“When the power of love overcomes the love of power the world will know peace. “
~ Jimi Hendrix (1942-1970) American rock guitarist, singer, and songwriter
Imogen Cunningham (1883-1976) was named by her father after the heroine of Shakespeare’s play, Cymbeline. She was an American photographer known for her photography of botanicals, nudes and industry.
Cunningham began her lengthy career in 1901 after sending away for a $15 camera. Her photographic work was varied and included numerous exhibitions, a career with Vanity Fair, and a Guggenheim Fellowship. Even at the age of 92, Cunningham continued to create with a work that would be her last, a book entitled After Ninety. The book featured portraits of the elderly, many of whom were her friends.
I sure enjoy viewing the work of other photographers on wordpress! Some of them have been kind enough to follow my blog as well. So, to celebrate this common interest I have added a new category — photographer quotes. Wise words from famed photographers that may be of interest.
Dorothea Lange was an influential American documentary photographer and photojournalist, best known for her Depression-era work for the Farm Security Administration (Wikipedia).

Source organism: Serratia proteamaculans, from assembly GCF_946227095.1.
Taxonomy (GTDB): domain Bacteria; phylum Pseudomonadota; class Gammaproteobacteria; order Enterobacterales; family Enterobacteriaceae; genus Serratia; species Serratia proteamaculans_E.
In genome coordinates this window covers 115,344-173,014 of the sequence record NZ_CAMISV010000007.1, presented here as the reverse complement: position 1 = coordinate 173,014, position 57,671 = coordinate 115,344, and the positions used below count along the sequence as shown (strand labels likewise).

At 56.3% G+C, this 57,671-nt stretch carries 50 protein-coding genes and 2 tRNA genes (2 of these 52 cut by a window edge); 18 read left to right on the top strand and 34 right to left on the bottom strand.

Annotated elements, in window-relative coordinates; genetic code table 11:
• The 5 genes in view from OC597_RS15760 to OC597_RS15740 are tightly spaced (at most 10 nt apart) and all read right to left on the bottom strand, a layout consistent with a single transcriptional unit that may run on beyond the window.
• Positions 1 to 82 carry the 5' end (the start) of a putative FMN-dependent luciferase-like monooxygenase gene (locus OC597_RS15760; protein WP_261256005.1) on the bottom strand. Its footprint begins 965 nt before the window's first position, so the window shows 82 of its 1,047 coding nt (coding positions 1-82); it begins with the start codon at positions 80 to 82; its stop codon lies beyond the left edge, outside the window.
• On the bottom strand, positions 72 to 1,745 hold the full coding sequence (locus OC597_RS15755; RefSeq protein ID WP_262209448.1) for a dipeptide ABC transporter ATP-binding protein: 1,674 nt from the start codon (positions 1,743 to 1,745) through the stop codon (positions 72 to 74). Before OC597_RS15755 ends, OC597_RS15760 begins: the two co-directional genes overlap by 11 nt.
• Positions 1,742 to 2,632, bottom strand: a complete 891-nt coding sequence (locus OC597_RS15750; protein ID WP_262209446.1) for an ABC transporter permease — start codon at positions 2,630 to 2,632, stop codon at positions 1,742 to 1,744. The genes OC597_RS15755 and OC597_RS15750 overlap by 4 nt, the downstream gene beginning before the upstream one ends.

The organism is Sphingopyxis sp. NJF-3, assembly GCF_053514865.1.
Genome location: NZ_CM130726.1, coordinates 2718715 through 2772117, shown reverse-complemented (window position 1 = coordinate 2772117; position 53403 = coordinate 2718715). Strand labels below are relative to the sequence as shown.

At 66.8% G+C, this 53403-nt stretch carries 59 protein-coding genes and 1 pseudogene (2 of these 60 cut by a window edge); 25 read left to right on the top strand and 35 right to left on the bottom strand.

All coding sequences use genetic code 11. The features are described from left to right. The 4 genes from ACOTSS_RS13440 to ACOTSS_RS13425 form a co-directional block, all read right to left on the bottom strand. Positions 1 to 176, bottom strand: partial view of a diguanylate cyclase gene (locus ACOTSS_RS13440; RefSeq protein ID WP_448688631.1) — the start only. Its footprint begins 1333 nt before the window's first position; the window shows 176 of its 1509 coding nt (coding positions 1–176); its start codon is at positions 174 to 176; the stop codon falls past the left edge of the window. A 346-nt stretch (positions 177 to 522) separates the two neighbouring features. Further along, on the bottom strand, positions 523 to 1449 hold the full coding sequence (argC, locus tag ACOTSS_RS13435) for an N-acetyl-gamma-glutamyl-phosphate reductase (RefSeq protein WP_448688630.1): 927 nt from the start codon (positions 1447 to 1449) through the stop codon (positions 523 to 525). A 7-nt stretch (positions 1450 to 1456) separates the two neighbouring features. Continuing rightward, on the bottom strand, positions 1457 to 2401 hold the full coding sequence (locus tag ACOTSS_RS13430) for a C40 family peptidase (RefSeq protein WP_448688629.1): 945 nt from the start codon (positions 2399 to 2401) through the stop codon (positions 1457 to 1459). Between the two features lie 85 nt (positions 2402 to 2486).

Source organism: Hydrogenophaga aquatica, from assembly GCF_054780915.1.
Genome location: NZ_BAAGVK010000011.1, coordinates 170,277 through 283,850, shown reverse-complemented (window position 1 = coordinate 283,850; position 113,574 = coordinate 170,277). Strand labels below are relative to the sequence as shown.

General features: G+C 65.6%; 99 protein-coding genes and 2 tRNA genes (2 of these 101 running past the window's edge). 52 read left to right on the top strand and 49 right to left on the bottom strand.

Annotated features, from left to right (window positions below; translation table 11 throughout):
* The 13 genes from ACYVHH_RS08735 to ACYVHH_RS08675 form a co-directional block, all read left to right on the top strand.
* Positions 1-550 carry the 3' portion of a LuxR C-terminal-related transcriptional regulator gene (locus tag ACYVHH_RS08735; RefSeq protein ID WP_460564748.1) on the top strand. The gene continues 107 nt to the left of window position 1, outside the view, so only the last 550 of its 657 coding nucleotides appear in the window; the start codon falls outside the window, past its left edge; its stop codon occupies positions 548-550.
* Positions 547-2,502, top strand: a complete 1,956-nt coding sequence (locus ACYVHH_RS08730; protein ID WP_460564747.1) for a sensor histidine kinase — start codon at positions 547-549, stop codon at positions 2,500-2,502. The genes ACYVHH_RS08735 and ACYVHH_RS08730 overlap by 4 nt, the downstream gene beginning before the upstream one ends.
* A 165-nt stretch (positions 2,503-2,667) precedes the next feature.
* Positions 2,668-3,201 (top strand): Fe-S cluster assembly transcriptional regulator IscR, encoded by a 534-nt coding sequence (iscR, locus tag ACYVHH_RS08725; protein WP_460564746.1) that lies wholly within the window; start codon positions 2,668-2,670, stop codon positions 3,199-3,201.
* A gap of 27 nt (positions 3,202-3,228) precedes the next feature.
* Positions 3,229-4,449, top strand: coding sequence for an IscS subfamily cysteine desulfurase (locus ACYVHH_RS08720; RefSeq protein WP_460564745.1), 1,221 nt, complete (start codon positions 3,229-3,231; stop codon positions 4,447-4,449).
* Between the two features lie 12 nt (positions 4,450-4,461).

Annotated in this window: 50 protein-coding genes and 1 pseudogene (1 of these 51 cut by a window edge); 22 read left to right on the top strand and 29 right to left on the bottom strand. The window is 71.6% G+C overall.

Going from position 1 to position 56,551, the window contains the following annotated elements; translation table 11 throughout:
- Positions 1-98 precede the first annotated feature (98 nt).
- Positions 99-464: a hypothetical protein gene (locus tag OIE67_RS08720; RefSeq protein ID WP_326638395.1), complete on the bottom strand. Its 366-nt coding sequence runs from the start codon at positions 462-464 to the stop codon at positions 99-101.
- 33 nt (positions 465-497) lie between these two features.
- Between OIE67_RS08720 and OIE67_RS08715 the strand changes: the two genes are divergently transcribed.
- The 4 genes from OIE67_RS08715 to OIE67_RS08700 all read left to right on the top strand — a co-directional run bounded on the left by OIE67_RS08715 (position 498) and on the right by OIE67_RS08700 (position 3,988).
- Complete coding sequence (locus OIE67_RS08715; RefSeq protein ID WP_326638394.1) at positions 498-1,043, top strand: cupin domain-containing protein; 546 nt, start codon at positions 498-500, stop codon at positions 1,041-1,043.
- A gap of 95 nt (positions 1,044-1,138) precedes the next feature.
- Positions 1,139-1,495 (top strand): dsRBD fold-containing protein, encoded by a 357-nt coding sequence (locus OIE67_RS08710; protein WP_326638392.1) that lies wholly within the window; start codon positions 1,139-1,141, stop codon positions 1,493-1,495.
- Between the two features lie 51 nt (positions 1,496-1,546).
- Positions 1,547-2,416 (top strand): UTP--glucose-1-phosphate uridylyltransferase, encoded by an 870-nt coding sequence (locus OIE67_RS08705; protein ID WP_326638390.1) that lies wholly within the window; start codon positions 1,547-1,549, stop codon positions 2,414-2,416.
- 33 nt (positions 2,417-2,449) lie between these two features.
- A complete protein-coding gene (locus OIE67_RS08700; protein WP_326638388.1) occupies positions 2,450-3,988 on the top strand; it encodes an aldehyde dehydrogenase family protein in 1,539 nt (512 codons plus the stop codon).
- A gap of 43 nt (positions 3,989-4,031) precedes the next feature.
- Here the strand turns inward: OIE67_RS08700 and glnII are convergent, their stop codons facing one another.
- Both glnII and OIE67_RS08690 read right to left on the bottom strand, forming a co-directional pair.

I hope this category will appeal to others too.
Thanks for stopping by!
“True compassion, is more than flinging a coin to a beggar; it comes to see that an edifice which produces beggars needs restructuring.”
~ Martin Luther King, Jr.
“Man’s heart away from nature becomes hard.”
~Standing Bear, (1839 – 1908) Ponca Native American chief
“It is not the critic who counts; not the man who points out how the strong man stumbles, or where the doer of deeds could have done them better. The credit belongs to the man who is actually in the arena, whose face is marred by dust and sweat and blood; who strives valiantly; who errs, who comes short again and again, because there is no effort without error and shortcoming; but who does actually strive to do the deeds; who knows great enthusiasms, the great devotions; who spends himself in a worthy cause; who at the best knows in the end the triumph of high achievement, and who at the worst, if he fails, at least fails while daring greatly, so that his place shall never be with those cold and timid souls who neither know victory nor defeat.”
~ Theodore Roosevelt, Citizenship in a Republic: April 23, 1910, Speech at the Sorbonne, Paris, France
To read all of President Theodore Roosevelt’s speech, please visit: